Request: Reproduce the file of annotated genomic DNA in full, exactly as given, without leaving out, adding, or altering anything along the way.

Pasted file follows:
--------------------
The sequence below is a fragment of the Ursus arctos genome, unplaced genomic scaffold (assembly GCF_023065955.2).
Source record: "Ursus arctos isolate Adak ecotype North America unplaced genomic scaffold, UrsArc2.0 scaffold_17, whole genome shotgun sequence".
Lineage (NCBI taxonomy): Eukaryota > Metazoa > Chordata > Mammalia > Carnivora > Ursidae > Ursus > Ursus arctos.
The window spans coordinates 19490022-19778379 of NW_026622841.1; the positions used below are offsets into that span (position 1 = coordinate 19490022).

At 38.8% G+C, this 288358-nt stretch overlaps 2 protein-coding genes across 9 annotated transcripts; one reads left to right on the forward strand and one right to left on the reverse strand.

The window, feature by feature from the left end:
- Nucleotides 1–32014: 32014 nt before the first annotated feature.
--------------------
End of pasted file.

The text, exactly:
The sequence below is a fragment of the Ursus arctos genome, unplaced genomic scaffold (assembly GCF_023065955.2).
Source record: "Ursus arctos isolate Adak ecotype North America unplaced genomic scaffold, UrsArc2.0 scaffold_17, whole genome shotgun sequence".
Lineage (NCBI taxonomy): Eukaryota > Metazoa > Chordata > Mammalia > Carnivora > Ursidae > Ursus > Ursus arctos.
The window spans coordinates 19490022-19778379 of NW_026622841.1; the positions used below are offsets into that span (position 1 = coordinate 19490022).

At 38.8% G+C, this 288358-nt stretch overlaps 2 protein-coding genes across 9 annotated transcripts; one reads left to right on the forward strand and one right to left on the reverse strand.

The window, feature by feature from the left end:
- Nucleotides 1–32014: 32014 nt before the first annotated feature.